US retailer Target, which suffered a massive data breach in late 2013, failed in its attempt to block banks seeking compensation from the firm for their losses due to the hacking.
A federal judge in St Paul, Minnesota, dismissed Target's attempt to dismiss a lawsuit, which demands the company reimburse the banks for their spending in connection with the data breach.
Judge Paul Magnuson said Target played a "key role" in allowing hackers to infiltrate its computer systems, justifying the plaintiffs' view that the company was negligent to possible cyber attacks and violated Minnesota consumer protection laws.
Target was sued by five banks, who seek class action status for the lawsuit and millions of dollars in damages.
Target's lawyer claimed that a third-party firm handles all credit and debit card payments and therefore the company had no obligation to the banks.
"Plaintiffs have plausibly alleged that Target's actions and inactions - disabling certain security features and failing to heed the warning signs as the hackers' attack began - caused foreseeable harm to plaintiffs," Magnuson wrote in his order.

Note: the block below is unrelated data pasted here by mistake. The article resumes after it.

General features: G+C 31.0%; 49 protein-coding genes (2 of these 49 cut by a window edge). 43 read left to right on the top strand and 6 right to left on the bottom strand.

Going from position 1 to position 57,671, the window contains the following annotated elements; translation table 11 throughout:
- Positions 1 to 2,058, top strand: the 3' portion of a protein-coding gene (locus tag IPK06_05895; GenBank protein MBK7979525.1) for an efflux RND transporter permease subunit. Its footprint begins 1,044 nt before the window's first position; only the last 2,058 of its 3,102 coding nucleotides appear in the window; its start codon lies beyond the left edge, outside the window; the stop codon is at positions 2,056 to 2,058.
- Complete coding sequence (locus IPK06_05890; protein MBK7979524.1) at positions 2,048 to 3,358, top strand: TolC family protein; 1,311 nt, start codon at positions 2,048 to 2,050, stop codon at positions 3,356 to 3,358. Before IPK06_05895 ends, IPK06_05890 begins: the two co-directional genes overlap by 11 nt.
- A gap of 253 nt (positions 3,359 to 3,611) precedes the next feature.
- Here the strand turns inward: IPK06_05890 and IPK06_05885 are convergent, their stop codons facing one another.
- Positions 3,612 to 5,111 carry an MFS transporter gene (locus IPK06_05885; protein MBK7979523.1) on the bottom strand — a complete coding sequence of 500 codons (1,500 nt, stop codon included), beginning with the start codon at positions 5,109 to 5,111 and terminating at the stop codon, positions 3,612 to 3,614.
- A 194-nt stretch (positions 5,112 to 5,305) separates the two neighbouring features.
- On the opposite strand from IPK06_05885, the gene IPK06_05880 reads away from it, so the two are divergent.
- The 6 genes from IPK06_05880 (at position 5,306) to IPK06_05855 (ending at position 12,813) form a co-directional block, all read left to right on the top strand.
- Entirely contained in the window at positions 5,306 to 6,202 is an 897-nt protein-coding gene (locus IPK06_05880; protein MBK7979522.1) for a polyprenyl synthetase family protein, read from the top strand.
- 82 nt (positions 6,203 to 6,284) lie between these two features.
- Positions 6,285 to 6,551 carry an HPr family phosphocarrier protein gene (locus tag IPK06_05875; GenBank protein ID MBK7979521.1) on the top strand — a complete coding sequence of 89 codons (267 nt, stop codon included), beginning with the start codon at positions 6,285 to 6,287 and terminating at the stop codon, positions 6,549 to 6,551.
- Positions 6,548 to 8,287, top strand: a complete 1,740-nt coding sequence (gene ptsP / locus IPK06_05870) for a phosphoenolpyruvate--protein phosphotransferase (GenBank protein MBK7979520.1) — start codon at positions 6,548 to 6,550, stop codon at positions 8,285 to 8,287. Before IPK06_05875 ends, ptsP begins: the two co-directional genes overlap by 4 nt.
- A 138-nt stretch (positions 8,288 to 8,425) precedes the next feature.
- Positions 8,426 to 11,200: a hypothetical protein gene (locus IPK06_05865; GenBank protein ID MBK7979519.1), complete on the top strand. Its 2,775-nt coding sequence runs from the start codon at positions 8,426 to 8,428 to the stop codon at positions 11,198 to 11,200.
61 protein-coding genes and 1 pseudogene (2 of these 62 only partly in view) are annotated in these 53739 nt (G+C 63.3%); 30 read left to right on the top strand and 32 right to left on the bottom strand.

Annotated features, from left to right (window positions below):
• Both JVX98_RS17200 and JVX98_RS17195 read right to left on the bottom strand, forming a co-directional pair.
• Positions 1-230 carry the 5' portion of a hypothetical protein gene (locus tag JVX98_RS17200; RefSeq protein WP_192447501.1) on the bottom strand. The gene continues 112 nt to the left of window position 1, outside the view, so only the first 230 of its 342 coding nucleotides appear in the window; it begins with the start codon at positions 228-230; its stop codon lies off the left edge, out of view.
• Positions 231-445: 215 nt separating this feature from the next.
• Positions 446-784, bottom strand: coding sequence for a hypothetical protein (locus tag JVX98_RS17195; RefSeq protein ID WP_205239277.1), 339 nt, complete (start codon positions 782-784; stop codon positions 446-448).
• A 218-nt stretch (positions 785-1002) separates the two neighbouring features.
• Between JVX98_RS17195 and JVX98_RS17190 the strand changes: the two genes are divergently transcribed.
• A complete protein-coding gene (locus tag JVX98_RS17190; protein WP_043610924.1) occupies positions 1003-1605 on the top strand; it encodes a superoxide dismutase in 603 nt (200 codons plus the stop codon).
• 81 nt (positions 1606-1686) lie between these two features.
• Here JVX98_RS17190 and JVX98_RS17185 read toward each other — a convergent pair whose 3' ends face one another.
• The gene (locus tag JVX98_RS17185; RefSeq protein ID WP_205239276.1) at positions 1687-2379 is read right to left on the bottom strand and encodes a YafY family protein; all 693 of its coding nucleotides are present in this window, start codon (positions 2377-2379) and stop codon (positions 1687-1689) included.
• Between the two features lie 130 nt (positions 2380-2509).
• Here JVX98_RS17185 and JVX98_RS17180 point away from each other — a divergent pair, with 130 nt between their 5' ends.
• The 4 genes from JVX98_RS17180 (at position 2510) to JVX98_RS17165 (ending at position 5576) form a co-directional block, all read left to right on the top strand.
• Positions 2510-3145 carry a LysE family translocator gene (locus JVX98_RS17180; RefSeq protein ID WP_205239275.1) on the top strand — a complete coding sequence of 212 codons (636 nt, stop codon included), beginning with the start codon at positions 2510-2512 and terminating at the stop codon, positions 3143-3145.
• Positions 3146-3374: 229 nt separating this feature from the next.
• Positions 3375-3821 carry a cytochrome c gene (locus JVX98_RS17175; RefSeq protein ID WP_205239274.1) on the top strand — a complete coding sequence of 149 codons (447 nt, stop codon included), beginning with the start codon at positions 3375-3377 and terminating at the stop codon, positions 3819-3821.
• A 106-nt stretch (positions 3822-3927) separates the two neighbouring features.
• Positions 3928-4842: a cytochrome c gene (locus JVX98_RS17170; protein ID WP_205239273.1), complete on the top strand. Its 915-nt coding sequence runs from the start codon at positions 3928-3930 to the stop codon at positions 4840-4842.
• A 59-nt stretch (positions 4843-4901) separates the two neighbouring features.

"Plaintiffs have also plausibly alleged that Target's conduct both caused and exacerbated the harm they suffered."
The case involves all purchases from Target made in 2013 between 1 November and 19 December using credit and debit cards.
Target discovered a major security breach in December 2013. Payment data from about 40 million credit and debit cards were stolen from Christmas shoppers at its stores over 19 days between 27 November and 15 December.
It has since been revealed that a further 70 million customer records with sensitive information such as names, telephone numbers and email addresses were also stolen.
The retailer is facing a number of lawsuits over the data breach, and its senior management were called before Congress to explain about the data breach and preventive measures undertaken to ensure customer security.
Target acknowledged the data breach affected its sales negatively, and it spent millions of dollars in response to the hack. In addition, its credit rating was downgraded.